Utah’s Governor Signs Gender-Affirming Health Care Ban, along with School Choice Bills into Law

Utah Republican Governor Spencer Cox signed a bill banning gender-affirming surgery on minors who have not yet been diagnosed with gender dysphoria over the weekend. 

The GOP-dominated state legislature prioritized the ban and considered a first draft of the measure only two days after the legislature’s opening on January 17. Governor Cox signed the measure a day after it was sent to his desk by the legislature. 

The governor emphasized  the importance of pausing “these permanent and life-altering treatments for new patients until more and better research can help determine the long-term consequences.”

“While we understand our words will be of little comfort to those who disagree with us, we sincerely hope that we can treat our transgender families with more love and respect as we work to better understand the science and consequences behind these procedures,” said Cox.

Among the measure’s critics is the ACLU of Utah, which urged Cox to veto the bill.

In a letter to the governor, the civil rights organization said it was deeply worried about “the damaging and potentially catastrophic effects this law will have on people’s lives and medical care and the grave violations of people’s constitutional rights it will cause.”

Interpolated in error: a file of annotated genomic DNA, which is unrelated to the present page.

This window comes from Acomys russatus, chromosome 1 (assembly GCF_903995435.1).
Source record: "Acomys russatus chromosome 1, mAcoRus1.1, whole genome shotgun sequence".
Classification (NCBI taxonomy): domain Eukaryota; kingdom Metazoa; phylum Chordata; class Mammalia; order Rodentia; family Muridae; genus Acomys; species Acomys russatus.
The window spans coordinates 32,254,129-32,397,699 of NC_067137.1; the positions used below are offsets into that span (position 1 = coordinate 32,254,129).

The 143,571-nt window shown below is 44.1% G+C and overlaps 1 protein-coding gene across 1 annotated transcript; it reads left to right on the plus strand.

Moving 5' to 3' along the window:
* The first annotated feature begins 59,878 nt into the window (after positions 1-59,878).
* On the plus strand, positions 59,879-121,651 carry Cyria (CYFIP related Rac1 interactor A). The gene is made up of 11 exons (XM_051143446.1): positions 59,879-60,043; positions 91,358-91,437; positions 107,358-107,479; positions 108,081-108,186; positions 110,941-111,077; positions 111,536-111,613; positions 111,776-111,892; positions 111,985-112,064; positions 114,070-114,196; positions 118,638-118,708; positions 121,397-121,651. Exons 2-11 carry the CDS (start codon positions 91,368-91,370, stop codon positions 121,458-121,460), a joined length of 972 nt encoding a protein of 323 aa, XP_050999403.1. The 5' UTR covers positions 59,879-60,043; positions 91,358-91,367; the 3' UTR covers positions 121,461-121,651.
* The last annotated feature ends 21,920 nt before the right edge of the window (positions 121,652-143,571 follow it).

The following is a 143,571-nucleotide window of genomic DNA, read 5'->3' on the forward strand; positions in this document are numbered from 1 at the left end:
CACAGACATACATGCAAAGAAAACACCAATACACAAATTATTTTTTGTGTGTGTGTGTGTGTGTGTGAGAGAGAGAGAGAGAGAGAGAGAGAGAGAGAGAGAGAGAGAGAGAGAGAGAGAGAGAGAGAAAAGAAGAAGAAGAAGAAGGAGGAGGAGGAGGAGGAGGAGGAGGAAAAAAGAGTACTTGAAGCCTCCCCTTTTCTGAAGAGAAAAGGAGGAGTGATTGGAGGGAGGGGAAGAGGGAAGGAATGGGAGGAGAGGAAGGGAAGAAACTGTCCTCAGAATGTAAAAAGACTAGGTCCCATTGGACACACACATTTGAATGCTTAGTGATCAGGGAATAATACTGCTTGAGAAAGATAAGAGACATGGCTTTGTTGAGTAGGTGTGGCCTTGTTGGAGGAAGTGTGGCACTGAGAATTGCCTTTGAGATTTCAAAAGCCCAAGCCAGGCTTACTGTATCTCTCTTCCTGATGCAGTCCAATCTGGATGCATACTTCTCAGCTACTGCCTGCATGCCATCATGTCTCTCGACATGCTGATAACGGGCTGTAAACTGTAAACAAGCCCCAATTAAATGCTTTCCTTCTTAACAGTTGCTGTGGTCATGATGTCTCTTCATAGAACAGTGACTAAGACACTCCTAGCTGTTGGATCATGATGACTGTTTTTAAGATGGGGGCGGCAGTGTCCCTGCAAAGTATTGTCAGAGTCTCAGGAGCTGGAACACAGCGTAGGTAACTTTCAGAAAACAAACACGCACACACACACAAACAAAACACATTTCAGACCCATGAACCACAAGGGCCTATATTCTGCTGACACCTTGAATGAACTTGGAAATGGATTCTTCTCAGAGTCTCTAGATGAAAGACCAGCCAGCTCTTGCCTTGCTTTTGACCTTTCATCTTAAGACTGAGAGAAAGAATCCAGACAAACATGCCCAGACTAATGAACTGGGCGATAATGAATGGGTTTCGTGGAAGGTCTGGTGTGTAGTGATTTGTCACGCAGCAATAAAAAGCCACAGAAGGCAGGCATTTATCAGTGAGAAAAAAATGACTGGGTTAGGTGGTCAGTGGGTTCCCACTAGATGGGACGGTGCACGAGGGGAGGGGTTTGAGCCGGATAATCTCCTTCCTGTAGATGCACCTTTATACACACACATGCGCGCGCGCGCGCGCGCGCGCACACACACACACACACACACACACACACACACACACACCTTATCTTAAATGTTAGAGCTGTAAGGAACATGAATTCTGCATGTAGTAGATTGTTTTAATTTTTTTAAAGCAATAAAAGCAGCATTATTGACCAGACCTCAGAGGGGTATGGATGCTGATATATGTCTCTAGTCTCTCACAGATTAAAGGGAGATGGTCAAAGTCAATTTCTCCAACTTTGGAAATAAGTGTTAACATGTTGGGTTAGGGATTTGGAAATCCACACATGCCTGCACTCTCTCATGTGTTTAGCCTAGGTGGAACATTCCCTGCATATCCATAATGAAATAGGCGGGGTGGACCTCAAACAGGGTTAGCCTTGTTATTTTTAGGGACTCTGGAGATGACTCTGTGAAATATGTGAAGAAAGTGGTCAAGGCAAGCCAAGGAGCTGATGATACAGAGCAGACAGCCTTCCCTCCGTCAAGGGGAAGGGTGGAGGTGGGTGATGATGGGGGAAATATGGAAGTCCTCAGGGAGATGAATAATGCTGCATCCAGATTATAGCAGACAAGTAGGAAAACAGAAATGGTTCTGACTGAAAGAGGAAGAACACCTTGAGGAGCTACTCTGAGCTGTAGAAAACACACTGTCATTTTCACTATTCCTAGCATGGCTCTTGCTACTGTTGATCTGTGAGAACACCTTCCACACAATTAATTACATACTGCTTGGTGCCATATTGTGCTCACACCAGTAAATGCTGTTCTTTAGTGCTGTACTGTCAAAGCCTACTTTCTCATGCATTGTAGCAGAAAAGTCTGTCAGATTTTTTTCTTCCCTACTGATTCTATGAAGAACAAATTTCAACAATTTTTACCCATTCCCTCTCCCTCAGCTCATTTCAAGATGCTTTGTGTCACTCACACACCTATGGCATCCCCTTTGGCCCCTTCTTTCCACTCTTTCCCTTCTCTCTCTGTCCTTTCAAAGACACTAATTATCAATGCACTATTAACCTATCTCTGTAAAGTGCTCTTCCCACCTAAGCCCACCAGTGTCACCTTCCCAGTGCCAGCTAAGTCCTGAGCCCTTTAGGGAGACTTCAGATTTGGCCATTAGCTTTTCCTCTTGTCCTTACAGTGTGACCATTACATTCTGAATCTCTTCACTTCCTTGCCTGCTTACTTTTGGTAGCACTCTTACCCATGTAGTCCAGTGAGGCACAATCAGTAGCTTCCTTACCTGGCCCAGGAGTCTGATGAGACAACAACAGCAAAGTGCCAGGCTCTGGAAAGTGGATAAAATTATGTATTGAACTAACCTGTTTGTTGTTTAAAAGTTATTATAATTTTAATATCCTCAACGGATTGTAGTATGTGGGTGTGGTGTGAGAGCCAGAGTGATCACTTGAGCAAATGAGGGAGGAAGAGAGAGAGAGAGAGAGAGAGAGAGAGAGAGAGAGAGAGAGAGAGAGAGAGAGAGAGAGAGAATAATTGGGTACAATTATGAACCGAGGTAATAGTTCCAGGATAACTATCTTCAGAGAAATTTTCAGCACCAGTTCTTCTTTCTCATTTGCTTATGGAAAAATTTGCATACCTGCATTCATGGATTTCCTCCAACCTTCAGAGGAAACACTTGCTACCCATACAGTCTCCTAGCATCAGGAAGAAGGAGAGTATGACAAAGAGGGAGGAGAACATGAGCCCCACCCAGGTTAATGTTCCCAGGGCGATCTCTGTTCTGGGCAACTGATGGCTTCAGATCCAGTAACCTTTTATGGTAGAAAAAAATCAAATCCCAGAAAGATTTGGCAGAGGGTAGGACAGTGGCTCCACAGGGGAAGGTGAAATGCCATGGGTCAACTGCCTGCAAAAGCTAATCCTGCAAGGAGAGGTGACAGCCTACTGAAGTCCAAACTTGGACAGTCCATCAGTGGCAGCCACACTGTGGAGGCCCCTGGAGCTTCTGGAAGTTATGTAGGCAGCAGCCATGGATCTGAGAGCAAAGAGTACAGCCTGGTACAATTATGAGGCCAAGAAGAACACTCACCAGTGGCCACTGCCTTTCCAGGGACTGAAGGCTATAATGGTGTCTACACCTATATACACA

“By cutting off medical treatment supported by every major medical association in the United States, the bill compromises the health and well-being of adolescents with gender dysphoria. It ties the hands of doctors and parents by restricting access to the only evidence-based treatment available for this serious medical condition and impedes their ability to fulfill their professional obligations,” read the letter. 

Cox: Legislation impacts most vulnerable youth

Republican Senator Mike Kennedy, also a family doctor and the bill’s sponsor, said oversight by the government is crucial for vital healthcare policy pertaining to youth and gender. 

Legislation that impacts our most vulnerable youth requires careful consideration and deliberation. While not a perfect bill, we are grateful for Senator Kennedy’s more nuanced and thoughtful approach to this terribly divisive issue,” said Cox in a statement. 

“More and more experts, states, and countries around the world are pausing these permanent and life-altering treatments for new patients until more and better research can help determine the long-term consequences,” continued Cox. 

The Utah bill comes as lawmakers in at least 18 states are considering comparable bills that target healthcare for young transgender people.

Gov. Cox also signed another measure that would provide school choice for students and scholarships to attend schools outside the public education system. The legislation also increased teacher benefits and paid to ease the state’s shortage of teachers.